From “Heart of Darkness”, Give it a Name, Ten Feet Tall, Cardiff, 2010

“Give it a Name, in their third production, avoid these pitfalls. Their “Heart of Darkness” is not a dramatisation of a disputed classic but a series of variations on the original text, a riposte to Conrad that cuts elliptically across decades and continents. The action, approximately in six sequences moves between two dark pub spaces, a narrow staircase and a graffiti-covered basement space open to the freezing February weather. It is “approximately” in six sequences because the audience, unknown to itself, is divided in two. The company achieves this by only permitting each new arrival to climb the stairs from the pavement singly. At the close the two audiences are reunited. For the first hour the performance I saw was one of two variations whose content was wholly different. Within the long last sequence there are two voices in synchrony so the audience has to choose whom to attend to. In its form this “Heart of Darkness” embodies its theme. Knowledge is incomplete, fragmentary, part-formed by which voice each individual opts to listen to.

“The method of the writing is expressionistic, cumulatively allusive. A semi-demented colonial child runs up and down the stairs. A laconic rookie barman mixes a cocktail. A small piece of Africa ends up in a picture perfect English village in the form of an elephant foot umbrella stand. A middleman, probably an export salesman, rampages and curses. A sleek new player in 2010 sits at his Apple in a pristine cream suit. Aid is tradable for the votes of African nations at international conferences. The Chinese are the new entrants in the grab for raw materials. It ends with a return to Conrad, Kurtz and his garden lined with heads on sticks....“Heart of Darkness” is high on ambition, as high as it comes. Director James Williams has elicited high energy performances from Dean Rehman, Sule Rimi and John Norton. Two curators, with Edwardian formality, move their audiences from space to space. Somatik’s music, a cross-cultural melange, is hypnotic.”

From “Hello Again”, Royal Welsh College of Music and Drama, Cardiff, 2010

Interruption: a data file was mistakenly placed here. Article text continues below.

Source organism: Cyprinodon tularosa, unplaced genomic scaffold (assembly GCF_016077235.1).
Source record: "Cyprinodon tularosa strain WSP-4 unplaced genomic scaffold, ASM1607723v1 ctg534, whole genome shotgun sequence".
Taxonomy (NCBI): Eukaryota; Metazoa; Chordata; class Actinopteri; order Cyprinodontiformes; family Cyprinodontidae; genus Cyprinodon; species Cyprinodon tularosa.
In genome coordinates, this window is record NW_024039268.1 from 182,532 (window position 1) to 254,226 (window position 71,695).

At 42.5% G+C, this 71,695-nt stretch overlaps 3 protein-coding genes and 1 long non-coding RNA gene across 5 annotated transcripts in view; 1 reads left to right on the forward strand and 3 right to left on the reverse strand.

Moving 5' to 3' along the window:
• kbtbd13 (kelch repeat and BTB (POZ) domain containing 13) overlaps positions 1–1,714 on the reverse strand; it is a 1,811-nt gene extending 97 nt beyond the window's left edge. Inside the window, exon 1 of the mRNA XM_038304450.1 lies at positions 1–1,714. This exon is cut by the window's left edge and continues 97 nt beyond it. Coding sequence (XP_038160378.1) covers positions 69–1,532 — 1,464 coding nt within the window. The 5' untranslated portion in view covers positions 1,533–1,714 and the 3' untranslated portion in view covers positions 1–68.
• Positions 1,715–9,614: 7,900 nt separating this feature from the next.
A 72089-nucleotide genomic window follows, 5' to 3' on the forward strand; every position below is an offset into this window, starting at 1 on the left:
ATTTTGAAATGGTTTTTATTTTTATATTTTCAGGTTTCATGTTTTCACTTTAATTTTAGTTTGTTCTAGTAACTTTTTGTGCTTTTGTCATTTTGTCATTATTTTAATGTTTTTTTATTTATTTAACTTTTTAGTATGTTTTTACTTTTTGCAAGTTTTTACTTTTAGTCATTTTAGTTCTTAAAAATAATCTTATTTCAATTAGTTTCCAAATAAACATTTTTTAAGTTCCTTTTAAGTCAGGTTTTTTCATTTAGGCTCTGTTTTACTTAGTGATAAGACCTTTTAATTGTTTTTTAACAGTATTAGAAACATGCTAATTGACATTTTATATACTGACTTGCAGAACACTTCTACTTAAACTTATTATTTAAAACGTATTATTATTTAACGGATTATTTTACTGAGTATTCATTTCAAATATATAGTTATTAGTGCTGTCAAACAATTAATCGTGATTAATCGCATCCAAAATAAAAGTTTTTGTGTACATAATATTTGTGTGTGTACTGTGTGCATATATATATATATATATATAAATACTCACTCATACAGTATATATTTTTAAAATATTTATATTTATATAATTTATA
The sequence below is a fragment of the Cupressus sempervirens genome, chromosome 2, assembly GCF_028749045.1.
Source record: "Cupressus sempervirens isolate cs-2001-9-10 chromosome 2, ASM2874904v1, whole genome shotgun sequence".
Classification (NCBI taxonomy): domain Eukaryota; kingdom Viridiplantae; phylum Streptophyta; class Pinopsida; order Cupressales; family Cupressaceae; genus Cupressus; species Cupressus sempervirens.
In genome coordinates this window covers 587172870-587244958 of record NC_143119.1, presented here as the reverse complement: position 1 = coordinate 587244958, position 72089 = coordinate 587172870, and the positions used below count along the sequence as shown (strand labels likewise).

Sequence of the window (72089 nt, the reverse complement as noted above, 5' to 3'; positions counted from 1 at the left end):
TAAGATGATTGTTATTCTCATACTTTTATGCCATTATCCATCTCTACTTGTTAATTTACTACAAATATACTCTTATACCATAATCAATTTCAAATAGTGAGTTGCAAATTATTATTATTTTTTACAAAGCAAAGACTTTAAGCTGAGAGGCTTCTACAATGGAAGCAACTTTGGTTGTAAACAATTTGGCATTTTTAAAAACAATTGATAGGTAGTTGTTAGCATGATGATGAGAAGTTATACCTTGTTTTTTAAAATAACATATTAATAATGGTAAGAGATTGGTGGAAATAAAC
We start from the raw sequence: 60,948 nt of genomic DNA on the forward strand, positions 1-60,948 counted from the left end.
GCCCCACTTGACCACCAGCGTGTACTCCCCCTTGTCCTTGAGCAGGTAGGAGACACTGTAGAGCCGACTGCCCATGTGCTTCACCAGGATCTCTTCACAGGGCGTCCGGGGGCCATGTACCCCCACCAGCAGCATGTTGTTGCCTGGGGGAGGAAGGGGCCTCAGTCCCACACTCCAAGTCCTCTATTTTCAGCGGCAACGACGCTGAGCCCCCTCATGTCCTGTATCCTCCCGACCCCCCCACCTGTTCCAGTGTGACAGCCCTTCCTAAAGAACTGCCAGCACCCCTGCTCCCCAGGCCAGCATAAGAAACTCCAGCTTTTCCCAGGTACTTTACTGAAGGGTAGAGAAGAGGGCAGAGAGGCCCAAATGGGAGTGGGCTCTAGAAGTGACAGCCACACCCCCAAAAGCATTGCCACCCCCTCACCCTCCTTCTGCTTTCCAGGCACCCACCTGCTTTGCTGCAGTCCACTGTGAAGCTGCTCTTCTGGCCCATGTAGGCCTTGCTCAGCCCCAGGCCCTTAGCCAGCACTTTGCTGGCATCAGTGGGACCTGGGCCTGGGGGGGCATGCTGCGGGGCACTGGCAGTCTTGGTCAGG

“Sublime as it is an Ophuls film is primarily an exercise in style and decoration. Where Ophuls buries Schnitzler's cynicism Michael John LaChiusa's 1994 musical variation is fiercely loyal to the spirit of the original. It is a sour, rancid view of human relations, and not to the liking of all in the Cardiff audience. After five years of marriage a couple knows nothing of one another. A flicker of affection dies when the man craves not much more than a post-coital beer. Sex is portrayed less as a gateway to intimacy than as a tool for its evasion. The carapace of love is tradable, a means to professional advantage, an escape from tedium or just plain physical relief. “Love” sings a character, rather inelegantly “is a terribly confusing ideal.” In the slipperiness of engagement another character sings “I'll be anything for you.”

“The form of LaChiusa's musical is ideally suited as a RWCMD third year showpiece. Its ten scenes have no star parts but good roles for over half the college's third year cohort. I liked the Judy Holloway-ish echoes in Katie Elin-Salt’s voice and the light whoops at the end of her singing lines. The score avoids melodies so that catching the soprano high notes is technically demanding. In no order of merit the singing from Bethan-Mary James, Alice Tucker, Anya Murphy and Rosie Wyatt was a joy to hear. The woman characters are variously sassy, sexy, seductive and self-seeking. It was inflammatory stuff in its day and the play was interpreted as an allegory of the spread of syphilis. The male parts are less flamboyant, with less undress, more brute action and less seduction. Director Caroline Leslie obviously took some relish in creating the seventies ' “Saturday Night Fever” parody with its hot pants and leg warmers. Scott Arthur both looked and sounded great in his outsized collar and loons.”

Picture: “Hamletmachine”

Reviewed by: Adam Somerset